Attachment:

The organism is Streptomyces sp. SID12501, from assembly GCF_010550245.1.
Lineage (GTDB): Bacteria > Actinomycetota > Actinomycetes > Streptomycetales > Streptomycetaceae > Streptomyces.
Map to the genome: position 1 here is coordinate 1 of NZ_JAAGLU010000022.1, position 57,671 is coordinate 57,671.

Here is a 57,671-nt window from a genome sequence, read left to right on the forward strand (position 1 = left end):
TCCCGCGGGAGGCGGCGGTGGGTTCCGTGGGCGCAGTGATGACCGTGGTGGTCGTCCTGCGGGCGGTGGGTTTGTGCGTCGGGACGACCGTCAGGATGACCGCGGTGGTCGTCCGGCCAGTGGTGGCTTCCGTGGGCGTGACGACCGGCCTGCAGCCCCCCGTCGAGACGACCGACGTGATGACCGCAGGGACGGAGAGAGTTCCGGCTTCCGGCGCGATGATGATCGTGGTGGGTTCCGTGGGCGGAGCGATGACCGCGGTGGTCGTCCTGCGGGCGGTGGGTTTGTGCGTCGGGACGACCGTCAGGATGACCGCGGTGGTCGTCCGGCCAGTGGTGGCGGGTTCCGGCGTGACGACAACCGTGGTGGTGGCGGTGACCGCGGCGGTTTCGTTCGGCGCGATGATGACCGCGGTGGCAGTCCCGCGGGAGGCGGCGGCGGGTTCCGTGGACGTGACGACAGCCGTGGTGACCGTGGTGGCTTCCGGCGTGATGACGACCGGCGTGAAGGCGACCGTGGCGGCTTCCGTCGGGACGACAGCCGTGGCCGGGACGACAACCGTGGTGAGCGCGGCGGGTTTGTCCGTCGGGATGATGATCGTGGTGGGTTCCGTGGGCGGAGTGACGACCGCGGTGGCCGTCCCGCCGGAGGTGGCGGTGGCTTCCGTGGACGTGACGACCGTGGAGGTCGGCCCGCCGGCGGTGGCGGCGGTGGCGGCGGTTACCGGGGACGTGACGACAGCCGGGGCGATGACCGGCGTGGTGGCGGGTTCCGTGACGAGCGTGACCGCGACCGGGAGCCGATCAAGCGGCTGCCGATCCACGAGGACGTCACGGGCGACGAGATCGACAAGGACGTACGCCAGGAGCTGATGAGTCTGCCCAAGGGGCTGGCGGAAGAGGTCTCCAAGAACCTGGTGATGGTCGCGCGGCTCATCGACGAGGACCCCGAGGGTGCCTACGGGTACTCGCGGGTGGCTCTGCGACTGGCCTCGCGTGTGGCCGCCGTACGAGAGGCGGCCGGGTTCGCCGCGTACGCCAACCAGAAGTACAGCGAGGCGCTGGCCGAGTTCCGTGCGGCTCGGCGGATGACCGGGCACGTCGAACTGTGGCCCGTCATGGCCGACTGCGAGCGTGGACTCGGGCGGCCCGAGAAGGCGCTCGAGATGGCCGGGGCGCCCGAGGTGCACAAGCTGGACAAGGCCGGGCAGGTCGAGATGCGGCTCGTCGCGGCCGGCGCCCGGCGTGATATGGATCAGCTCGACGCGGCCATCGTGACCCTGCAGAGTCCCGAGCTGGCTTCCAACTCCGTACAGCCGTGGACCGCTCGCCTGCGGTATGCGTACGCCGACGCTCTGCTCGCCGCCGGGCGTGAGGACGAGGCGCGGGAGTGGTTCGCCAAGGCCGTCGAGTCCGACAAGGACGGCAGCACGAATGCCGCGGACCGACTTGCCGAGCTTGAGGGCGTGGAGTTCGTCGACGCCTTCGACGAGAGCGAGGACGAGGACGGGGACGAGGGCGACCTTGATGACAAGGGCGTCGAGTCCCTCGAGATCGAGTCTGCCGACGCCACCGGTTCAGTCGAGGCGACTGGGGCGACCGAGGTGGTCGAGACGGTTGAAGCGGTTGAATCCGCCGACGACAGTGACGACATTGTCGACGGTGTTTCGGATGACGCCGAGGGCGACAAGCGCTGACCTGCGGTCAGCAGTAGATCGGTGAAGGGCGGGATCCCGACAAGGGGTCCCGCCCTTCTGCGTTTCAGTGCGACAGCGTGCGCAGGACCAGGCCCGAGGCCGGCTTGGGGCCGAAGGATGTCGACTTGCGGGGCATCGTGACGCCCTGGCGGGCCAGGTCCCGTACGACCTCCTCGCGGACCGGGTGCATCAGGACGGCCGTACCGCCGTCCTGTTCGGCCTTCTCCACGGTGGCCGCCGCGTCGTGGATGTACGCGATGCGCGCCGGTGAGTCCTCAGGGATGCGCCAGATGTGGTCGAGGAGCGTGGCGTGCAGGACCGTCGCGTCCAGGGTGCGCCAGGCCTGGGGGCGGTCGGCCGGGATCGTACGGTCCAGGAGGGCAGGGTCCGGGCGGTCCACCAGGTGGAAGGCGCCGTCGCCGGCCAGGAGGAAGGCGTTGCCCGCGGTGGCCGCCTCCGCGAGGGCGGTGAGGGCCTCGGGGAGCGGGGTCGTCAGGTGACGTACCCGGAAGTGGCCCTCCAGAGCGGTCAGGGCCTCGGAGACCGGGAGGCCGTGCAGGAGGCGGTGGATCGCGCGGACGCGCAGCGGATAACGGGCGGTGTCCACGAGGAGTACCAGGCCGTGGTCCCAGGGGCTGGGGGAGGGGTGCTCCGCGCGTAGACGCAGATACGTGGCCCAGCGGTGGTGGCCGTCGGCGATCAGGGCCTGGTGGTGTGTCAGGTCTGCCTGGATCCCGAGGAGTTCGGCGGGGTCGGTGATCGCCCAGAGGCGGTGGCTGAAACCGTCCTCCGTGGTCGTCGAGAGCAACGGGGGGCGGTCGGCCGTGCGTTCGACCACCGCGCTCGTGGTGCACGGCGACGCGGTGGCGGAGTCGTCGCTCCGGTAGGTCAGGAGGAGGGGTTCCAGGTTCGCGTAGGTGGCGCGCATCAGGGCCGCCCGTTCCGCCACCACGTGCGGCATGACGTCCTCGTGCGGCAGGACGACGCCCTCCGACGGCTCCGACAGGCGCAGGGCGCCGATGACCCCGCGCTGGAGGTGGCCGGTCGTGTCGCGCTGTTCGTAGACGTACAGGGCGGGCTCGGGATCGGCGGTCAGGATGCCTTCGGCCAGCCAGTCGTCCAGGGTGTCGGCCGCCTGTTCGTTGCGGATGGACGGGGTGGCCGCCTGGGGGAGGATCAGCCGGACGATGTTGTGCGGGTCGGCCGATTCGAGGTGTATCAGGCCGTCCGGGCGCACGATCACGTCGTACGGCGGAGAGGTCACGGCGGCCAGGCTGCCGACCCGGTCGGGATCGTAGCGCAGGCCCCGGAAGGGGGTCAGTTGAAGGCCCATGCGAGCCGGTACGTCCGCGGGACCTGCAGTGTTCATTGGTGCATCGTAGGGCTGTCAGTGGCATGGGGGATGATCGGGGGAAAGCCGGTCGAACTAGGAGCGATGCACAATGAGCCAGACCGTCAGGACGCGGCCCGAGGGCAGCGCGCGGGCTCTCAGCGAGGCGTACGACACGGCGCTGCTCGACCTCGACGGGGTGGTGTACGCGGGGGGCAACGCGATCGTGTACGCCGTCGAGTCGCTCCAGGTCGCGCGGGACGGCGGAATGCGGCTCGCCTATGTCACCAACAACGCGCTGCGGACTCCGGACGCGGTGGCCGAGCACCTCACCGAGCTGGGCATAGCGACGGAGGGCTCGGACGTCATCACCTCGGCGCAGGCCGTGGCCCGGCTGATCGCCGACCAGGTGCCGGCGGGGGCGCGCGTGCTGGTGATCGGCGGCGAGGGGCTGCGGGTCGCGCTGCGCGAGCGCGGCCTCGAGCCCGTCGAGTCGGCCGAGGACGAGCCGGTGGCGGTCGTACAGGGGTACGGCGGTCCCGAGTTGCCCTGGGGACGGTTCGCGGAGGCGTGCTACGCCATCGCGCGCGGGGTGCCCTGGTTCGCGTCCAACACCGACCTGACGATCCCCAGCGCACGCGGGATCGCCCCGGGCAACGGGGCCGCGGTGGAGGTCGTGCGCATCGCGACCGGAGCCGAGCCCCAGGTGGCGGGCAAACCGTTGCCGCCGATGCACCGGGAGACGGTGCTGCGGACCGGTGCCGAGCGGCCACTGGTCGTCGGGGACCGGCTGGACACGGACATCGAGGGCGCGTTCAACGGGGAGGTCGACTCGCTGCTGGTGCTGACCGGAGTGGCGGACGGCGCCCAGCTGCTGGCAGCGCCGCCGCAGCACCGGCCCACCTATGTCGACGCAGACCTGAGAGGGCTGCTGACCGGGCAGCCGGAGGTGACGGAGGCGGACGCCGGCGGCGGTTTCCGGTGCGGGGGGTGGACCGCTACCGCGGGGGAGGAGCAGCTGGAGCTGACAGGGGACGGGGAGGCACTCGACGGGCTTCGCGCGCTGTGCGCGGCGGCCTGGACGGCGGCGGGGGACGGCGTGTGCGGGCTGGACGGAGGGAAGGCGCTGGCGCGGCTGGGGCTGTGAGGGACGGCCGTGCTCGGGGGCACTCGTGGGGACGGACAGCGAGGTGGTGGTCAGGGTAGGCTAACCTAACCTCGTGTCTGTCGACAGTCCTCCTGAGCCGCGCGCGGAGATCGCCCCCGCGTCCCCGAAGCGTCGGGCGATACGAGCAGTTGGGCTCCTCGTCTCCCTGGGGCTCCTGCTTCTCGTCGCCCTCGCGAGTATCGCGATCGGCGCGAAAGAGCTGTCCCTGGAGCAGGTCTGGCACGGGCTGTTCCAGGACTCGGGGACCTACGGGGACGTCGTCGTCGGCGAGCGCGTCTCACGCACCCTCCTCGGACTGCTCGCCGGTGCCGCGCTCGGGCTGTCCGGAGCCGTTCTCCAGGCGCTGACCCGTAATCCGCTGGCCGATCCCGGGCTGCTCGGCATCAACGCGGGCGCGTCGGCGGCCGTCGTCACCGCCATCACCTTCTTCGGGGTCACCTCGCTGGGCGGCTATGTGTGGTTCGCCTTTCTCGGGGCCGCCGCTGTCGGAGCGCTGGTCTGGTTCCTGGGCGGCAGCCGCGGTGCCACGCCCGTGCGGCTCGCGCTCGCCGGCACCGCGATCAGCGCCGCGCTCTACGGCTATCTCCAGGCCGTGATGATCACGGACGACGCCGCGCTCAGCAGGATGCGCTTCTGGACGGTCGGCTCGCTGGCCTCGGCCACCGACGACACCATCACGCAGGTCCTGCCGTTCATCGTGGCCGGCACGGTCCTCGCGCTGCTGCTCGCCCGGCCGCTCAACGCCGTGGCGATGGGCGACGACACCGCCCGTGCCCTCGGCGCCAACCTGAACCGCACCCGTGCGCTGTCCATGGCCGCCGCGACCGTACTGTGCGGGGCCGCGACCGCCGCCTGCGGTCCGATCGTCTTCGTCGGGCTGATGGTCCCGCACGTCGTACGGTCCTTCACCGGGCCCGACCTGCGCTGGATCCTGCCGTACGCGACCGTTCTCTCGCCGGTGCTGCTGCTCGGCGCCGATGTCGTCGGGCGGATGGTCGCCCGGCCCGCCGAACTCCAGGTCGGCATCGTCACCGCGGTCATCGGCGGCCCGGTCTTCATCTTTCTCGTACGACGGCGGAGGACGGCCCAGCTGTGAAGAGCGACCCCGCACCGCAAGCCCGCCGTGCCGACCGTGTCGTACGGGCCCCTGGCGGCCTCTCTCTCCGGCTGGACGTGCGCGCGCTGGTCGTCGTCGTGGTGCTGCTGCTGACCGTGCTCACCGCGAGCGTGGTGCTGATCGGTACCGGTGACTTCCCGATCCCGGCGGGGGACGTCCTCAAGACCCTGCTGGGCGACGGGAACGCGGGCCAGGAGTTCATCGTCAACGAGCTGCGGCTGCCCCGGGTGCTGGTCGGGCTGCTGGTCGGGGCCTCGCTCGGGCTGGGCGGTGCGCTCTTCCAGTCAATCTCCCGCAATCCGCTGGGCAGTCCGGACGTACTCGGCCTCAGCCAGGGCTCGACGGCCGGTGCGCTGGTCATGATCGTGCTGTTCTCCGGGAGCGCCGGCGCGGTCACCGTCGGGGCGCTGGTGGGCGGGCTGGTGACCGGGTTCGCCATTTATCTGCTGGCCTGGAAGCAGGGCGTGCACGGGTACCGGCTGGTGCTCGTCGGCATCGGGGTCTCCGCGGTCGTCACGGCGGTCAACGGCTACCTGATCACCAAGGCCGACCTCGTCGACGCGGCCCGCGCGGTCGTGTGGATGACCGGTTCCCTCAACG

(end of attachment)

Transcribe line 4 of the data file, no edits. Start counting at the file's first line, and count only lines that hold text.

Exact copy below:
Here is a 57,671-nt window from a genome sequence, read left to right on the forward strand (position 1 = left end):